Our walking tour didn’t take long – there wasn’t much to see in Santa Cruz. The plaza, the old church, a handful of colonial buildings amongst the typical cement structures and a bunch of shops that sold clothes more expensive than our budget. There was definitely money in the town but it wasn’t being spent by us or on the city. The one exception was a park nearby (photo above) which consisted of an artificial pond ringed by some grass and a handful of palm trees and a large stone pathway/patio. It stood out for its newness. And in fact it was so new, that the ethnographic museum built on an island in the middle of the pond was still being constructed or set up and was closed. Including the time we took for lunch, our tour had taked an hour and a half. So once we’d seen all the buildings it was time to go shopping, but only if we could find something cheap. After 6 months of traveling some of our clothes had started to unravel and threadbare but replacing mine was going to be a bit of a struggle. Not only our women in Latin America at least a foot shorter than me but their also about a foot skinnier. They also like to wear a lot of shiny things – sequins, lame, and crystals – which aren’t really my style. At a large department store, I was lucky to find a pair of khaki casual pants that fit on the sale rack. I have a feeling they may have been maternity pants but they were about $8 so who cares. However, since the rest of the clothes looked more suitable for salsa dancing than hiking, that was the end of my shopping.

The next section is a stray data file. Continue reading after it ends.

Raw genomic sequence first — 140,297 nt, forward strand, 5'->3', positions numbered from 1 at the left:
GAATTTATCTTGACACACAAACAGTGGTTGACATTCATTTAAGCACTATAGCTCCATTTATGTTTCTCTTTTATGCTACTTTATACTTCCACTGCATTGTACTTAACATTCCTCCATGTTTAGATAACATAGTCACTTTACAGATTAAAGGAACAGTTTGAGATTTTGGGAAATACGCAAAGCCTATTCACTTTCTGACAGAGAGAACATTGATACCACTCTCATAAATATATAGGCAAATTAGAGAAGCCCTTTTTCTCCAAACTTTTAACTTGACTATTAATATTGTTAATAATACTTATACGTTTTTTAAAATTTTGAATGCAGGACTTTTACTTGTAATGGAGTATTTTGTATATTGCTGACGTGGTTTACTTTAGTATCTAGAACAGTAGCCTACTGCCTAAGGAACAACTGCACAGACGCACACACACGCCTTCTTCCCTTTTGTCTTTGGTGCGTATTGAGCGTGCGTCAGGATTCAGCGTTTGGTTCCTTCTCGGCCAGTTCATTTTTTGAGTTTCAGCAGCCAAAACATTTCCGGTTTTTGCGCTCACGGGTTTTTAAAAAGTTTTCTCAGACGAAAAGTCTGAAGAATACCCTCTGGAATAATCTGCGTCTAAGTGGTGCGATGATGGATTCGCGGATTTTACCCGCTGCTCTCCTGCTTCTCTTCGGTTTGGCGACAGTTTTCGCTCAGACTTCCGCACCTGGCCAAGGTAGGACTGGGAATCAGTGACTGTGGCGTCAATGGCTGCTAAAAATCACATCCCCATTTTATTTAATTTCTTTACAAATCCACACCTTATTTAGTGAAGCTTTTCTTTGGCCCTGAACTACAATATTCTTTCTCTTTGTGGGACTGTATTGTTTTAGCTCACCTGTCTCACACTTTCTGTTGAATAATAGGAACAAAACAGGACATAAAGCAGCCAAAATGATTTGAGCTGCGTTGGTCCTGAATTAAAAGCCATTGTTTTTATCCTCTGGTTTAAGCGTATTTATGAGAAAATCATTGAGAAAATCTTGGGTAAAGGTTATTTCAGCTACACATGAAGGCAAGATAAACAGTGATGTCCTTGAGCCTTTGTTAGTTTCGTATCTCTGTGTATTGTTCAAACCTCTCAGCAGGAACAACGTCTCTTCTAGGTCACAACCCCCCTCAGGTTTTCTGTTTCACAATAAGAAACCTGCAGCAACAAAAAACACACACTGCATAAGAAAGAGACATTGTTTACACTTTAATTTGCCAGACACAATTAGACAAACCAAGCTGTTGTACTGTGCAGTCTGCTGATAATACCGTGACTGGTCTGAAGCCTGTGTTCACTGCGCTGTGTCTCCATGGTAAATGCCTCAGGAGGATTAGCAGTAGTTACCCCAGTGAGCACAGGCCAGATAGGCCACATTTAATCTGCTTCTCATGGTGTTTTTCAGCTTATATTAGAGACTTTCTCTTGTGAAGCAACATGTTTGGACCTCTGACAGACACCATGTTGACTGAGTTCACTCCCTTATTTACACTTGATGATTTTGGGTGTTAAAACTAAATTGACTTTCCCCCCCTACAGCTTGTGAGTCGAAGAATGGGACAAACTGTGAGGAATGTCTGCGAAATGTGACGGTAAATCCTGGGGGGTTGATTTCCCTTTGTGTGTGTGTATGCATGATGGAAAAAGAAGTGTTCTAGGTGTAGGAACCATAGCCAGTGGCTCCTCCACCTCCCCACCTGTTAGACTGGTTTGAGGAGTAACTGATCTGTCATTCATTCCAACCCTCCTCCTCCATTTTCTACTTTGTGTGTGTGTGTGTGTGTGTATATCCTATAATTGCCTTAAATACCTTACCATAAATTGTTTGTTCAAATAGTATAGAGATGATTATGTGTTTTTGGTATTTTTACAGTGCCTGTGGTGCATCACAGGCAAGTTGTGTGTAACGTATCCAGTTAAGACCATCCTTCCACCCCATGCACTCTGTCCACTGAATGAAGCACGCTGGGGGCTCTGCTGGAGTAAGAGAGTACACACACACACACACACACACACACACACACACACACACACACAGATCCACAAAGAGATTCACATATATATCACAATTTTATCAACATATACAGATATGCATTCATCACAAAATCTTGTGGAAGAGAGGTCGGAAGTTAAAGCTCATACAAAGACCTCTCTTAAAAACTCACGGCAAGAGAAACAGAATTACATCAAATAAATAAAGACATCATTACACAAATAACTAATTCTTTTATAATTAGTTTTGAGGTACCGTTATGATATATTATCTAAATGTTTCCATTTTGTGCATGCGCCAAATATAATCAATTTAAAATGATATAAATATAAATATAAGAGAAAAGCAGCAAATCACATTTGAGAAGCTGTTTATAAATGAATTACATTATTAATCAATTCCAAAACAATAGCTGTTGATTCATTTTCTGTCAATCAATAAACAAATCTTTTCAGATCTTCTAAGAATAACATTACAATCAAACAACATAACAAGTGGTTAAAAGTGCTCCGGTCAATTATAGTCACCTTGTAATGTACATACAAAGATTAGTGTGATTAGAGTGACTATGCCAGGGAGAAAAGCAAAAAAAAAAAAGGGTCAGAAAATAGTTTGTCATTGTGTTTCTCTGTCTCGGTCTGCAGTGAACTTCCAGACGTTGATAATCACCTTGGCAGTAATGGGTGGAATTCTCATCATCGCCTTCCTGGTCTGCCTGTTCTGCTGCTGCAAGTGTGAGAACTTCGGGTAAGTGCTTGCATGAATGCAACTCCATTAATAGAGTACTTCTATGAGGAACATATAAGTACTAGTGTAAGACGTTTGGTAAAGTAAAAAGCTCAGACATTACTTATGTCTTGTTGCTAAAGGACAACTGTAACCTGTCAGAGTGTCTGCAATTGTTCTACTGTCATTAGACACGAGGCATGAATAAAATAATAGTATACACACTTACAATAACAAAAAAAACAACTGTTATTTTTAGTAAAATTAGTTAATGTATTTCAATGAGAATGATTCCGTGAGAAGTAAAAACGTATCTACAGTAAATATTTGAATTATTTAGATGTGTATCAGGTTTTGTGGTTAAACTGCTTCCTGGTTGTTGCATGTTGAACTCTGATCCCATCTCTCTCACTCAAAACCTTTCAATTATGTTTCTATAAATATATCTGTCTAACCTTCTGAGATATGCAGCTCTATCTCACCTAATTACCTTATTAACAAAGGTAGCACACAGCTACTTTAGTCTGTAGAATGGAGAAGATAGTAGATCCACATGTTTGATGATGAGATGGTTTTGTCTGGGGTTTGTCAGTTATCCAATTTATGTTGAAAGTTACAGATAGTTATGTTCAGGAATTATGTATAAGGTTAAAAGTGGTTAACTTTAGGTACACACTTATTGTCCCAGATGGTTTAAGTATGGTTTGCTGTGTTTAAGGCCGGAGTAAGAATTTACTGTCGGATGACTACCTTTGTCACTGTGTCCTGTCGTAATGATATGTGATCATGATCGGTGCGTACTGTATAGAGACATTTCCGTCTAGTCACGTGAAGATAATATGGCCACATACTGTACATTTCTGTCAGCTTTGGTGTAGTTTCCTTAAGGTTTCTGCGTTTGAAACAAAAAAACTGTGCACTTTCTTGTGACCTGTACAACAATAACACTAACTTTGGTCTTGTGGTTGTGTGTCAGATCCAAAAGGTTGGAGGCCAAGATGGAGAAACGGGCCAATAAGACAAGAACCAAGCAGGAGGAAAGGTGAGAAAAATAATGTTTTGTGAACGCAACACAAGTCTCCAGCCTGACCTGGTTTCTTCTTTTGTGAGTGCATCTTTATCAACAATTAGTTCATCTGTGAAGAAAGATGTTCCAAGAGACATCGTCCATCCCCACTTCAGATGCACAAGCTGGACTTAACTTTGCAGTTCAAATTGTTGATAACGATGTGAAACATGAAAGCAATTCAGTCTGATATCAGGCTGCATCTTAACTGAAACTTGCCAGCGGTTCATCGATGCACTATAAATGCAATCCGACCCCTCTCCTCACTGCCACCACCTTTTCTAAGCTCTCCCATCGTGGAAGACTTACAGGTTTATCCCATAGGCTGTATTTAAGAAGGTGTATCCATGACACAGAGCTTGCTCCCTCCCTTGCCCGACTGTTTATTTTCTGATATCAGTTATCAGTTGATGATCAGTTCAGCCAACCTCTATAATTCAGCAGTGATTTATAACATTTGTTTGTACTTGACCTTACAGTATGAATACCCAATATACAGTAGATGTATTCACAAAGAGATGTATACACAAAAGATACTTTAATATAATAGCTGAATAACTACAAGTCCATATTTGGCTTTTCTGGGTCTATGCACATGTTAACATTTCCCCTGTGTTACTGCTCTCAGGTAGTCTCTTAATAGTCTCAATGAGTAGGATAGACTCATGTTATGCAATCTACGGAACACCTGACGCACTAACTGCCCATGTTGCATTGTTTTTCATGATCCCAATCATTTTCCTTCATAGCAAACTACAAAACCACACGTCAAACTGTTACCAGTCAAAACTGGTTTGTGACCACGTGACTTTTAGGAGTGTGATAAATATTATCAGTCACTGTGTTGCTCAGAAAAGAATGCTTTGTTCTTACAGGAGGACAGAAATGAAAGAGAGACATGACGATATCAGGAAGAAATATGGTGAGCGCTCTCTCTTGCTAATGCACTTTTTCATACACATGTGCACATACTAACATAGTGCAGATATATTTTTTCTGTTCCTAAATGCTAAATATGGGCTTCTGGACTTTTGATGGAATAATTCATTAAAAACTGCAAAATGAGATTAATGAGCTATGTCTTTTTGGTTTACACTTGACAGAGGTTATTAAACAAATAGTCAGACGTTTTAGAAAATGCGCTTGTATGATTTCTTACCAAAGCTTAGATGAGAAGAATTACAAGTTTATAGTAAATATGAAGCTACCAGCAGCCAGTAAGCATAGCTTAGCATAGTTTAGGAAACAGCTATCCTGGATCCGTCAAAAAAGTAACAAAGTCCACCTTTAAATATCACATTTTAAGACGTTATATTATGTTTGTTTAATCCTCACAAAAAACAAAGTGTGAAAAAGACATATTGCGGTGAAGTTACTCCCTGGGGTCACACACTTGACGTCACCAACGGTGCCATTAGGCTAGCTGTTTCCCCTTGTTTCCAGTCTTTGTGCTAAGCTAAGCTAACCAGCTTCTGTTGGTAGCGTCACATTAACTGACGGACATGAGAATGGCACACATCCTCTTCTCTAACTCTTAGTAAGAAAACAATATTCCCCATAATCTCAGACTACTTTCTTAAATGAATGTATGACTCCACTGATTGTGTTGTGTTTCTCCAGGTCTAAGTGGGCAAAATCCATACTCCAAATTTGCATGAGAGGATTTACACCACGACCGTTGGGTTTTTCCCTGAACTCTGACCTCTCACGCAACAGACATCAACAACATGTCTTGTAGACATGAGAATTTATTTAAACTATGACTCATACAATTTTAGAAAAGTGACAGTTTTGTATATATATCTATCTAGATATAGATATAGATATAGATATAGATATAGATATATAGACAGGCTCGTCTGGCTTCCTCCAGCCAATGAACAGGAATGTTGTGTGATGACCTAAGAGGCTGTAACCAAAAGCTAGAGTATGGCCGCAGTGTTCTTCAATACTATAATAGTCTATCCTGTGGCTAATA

Back at the hostel, many of our new friends were back and were now joined by Brenno, a Brasilian on vacation from his job at a hostel in Bonito. Within 5 minutes of talking to him, he’d sold us on stopping by his place and even promised us a discount. It looked and sounded fabulous and hopefully would still be in the two or three months we figured it would take us to get to Brazil. He was a super nice guy – actually they all were. And we got to know each other better at the hostel bbq that night. It was all you could eat meat and all you could drink alcohol. I think it was that last freebie that had us agree to join Brenno to the feria later on. “It’s the biggest one in Bolivia” “It’s a big party” “Everyone goes there on the weekend” were just some of the things he told us making it sound like a nightclub yet it was the local agricultural fair, like the CNE. Max, Stuart, Adrian and I were game (making sure to leave our cameras and wallets at the hostel). And with a bit of prodding I convinced Pauline and Linda to join us too so I wouldn’t be the only girl. But with so many of us now going, we had to take two taxis: the girls (and Adrian) in one and the boys in the other, which meant we never saw the boys again. Little did we know that there were 8 different entrances to the fair which was the size of a small city. No worries there was plenty to keep us occupied without them.